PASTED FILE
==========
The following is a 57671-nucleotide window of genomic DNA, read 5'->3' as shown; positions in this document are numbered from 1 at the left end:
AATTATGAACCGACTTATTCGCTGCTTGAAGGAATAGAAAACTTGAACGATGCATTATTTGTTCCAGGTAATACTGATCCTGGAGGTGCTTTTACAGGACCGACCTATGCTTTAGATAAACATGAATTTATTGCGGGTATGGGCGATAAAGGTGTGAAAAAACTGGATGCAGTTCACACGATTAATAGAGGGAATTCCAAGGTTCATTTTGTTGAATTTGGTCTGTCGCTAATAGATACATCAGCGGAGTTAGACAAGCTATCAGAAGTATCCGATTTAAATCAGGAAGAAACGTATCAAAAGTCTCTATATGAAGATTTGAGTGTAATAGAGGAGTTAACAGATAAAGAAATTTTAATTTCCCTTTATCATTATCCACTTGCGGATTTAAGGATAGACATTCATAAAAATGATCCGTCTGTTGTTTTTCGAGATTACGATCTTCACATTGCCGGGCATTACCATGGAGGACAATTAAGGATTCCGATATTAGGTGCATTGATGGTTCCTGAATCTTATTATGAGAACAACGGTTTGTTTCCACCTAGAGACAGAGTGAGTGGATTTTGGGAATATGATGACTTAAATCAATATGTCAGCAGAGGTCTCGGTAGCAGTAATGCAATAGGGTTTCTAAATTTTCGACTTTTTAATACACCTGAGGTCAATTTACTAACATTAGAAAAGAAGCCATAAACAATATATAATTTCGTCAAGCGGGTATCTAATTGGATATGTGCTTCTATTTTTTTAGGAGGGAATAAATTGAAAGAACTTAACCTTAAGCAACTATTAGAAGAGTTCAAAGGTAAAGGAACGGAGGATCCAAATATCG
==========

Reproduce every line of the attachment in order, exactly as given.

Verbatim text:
The following is a 57671-nucleotide window of genomic DNA, read 5'->3' as shown; positions in this document are numbered from 1 at the left end:
AATTATGAACCGACTTATTCGCTGCTTGAAGGAATAGAAAACTTGAACGATGCATTATTTGTTCCAGGTAATACTGATCCTGGAGGTGCTTTTACAGGACCGACCTATGCTTTAGATAAACATGAATTTATTGCGGGTATGGGCGATAAAGGTGTGAAAAAACTGGATGCAGTTCACACGATTAATAGAGGGAATTCCAAGGTTCATTTTGTTGAATTTGGTCTGTCGCTAATAGATACATCAGCGGAGTTAGACAAGCTATCAGAAGTATCCGATTTAAATCAGGAAGAAACGTATCAAAAGTCTCTATATGAAGATTTGAGTGTAATAGAGGAGTTAACAGATAAAGAAATTTTAATTTCCCTTTATCATTATCCACTTGCGGATTTAAGGATAGACATTCATAAAAATGATCCGTCTGTTGTTTTTCGAGATTACGATCTTCACATTGCCGGGCATTACCATGGAGGACAATTAAGGATTCCGATATTAGGTGCATTGATGGTTCCTGAATCTTATTATGAGAACAACGGTTTGTTTCCACCTAGAGACAGAGTGAGTGGATTTTGGGAATATGATGACTTAAATCAATATGTCAGCAGAGGTCTCGGTAGCAGTAATGCAATAGGGTTTCTAAATTTTCGACTTTTTAATACACCTGAGGTCAATTTACTAACATTAGAAAAGAAGCCATAAACAATATATAATTTCGTCAAGCGGGTATCTAATTGGATATGTGCTTCTATTTTTTTAGGAGGGAATAAATTGAAAGAACTTAACCTTAAGCAACTATTAGAAGAGTTCAAAGGTAAAGGAACGGAGGATCCAAATATCG